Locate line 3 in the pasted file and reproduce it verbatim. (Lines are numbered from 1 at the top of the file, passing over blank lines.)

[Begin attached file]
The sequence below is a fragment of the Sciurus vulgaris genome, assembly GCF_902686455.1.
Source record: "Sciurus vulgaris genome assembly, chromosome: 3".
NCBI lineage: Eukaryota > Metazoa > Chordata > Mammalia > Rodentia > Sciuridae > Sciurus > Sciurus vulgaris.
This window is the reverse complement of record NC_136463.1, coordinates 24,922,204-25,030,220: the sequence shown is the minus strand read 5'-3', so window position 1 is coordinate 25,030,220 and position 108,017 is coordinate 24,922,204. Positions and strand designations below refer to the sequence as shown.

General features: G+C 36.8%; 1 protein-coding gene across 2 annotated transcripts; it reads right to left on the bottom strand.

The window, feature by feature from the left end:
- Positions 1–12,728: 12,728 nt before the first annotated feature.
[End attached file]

NCBI lineage: Eukaryota > Metazoa > Chordata > Mammalia > Rodentia > Sciuridae > Sciurus > Sciurus vulgaris.